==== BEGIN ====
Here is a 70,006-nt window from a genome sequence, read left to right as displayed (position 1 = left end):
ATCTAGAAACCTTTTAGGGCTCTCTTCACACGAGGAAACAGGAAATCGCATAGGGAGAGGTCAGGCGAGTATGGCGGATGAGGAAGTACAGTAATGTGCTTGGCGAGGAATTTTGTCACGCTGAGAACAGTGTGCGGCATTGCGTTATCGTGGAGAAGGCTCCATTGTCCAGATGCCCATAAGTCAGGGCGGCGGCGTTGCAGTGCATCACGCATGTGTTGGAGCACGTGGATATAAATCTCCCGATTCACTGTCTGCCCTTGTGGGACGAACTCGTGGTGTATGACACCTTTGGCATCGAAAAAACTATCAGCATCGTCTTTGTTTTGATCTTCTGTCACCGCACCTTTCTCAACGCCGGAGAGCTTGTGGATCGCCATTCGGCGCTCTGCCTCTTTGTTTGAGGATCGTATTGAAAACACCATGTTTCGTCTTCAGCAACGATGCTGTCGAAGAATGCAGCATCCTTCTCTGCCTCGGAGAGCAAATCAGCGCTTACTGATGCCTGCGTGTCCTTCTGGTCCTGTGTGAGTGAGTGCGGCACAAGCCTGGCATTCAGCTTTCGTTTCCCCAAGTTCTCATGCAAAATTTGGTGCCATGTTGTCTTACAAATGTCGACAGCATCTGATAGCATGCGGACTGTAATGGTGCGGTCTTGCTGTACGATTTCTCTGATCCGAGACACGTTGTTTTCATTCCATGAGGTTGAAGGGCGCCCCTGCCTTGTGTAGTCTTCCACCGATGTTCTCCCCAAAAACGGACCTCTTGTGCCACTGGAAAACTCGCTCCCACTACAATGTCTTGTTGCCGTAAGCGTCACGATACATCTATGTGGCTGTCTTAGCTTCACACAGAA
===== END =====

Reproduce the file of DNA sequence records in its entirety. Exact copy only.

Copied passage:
Here is a 70,006-nt window from a genome sequence, read left to right as displayed (position 1 = left end):
ATCTAGAAACCTTTTAGGGCTCTCTTCACACGAGGAAACAGGAAATCGCATAGGGAGAGGTCAGGCGAGTATGGCGGATGAGGAAGTACAGTAATGTGCTTGGCGAGGAATTTTGTCACGCTGAGAACAGTGTGCGGCATTGCGTTATCGTGGAGAAGGCTCCATTGTCCAGATGCCCATAAGTCAGGGCGGCGGCGTTGCAGTGCATCACGCATGTGTTGGAGCACGTGGATATAAATCTCCCGATTCACTGTCTGCCCTTGTGGGACGAACTCGTGGTGTATGACACCTTTGGCATCGAAAAAACTATCAGCATCGTCTTTGTTTTGATCTTCTGTCACCGCACCTTTCTCAACGCCGGAGAGCTTGTGGATCGCCATTCGGCGCTCTGCCTCTTTGTTTGAGGATCGTATTGAAAACACCATGTTTCGTCTTCAGCAACGATGCTGTCGAAGAATGCAGCATCCTTCTCTGCCTCGGAGAGCAAATCAGCGCTTACTGATGCCTGCGTGTCCTTCTGGTCCTGTGTGAGTGAGTGCGGCACAAGCCTGGCATTCAGCTTTCGTTTCCCCAAGTTCTCATGCAAAATTTGGTGCCATGTTGTCTTACAAATGTCGACAGCATCTGATAGCATGCGGACTGTAATGGTGCGGTCTTGCTGTACGATTTCTCTGATCCGAGACACGTTGTTTTCATTCCATGAGGTTGAAGGGCGCCCCTGCCTTGTGTAGTCTTCCACCGATGTTCTCCCCAAAAACGGACCTCTTGTGCCACTGGAAAACTCGCTCCCACTACAATGTCTTGTTGCCGTAAGCGTCACGATACATCTATGTGGCTGTCTTAGCTTCACACAGAA